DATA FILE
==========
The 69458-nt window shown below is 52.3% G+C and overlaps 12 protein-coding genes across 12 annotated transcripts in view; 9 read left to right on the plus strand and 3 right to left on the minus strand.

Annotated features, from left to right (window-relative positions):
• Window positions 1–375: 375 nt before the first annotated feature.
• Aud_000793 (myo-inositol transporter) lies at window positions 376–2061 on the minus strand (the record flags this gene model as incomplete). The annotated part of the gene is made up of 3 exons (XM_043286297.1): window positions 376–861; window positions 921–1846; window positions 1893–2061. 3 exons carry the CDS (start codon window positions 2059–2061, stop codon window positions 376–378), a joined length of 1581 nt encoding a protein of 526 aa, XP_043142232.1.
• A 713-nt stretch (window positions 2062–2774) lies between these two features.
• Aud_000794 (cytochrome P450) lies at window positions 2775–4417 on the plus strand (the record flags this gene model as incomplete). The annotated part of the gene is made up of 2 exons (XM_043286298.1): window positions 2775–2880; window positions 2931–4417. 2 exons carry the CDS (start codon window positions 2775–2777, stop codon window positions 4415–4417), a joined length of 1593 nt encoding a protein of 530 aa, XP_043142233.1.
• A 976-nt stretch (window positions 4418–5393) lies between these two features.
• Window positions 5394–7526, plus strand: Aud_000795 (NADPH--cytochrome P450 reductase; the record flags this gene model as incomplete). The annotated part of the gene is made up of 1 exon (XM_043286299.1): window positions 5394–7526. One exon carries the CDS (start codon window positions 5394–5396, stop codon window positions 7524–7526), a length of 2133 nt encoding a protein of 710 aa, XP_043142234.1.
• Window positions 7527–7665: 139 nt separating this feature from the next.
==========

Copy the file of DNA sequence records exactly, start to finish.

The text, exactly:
The 69458-nt window shown below is 52.3% G+C and overlaps 12 protein-coding genes across 12 annotated transcripts in view; 9 read left to right on the plus strand and 3 right to left on the minus strand.

Annotated features, from left to right (window-relative positions):
• Window positions 1–375: 375 nt before the first annotated feature.
• Aud_000793 (myo-inositol transporter) lies at window positions 376–2061 on the minus strand (the record flags this gene model as incomplete). The annotated part of the gene is made up of 3 exons (XM_043286297.1): window positions 376–861; window positions 921–1846; window positions 1893–2061. 3 exons carry the CDS (start codon window positions 2059–2061, stop codon window positions 376–378), a joined length of 1581 nt encoding a protein of 526 aa, XP_043142232.1.
• A 713-nt stretch (window positions 2062–2774) lies between these two features.
• Aud_000794 (cytochrome P450) lies at window positions 2775–4417 on the plus strand (the record flags this gene model as incomplete). The annotated part of the gene is made up of 2 exons (XM_043286298.1): window positions 2775–2880; window positions 2931–4417. 2 exons carry the CDS (start codon window positions 2775–2777, stop codon window positions 4415–4417), a joined length of 1593 nt encoding a protein of 530 aa, XP_043142233.1.
• A 976-nt stretch (window positions 4418–5393) lies between these two features.
• Window positions 5394–7526, plus strand: Aud_000795 (NADPH--cytochrome P450 reductase; the record flags this gene model as incomplete). The annotated part of the gene is made up of 1 exon (XM_043286299.1): window positions 5394–7526. One exon carries the CDS (start codon window positions 5394–5396, stop codon window positions 7524–7526), a length of 2133 nt encoding a protein of 710 aa, XP_043142234.1.
• Window positions 7527–7665: 139 nt separating this feature from the next.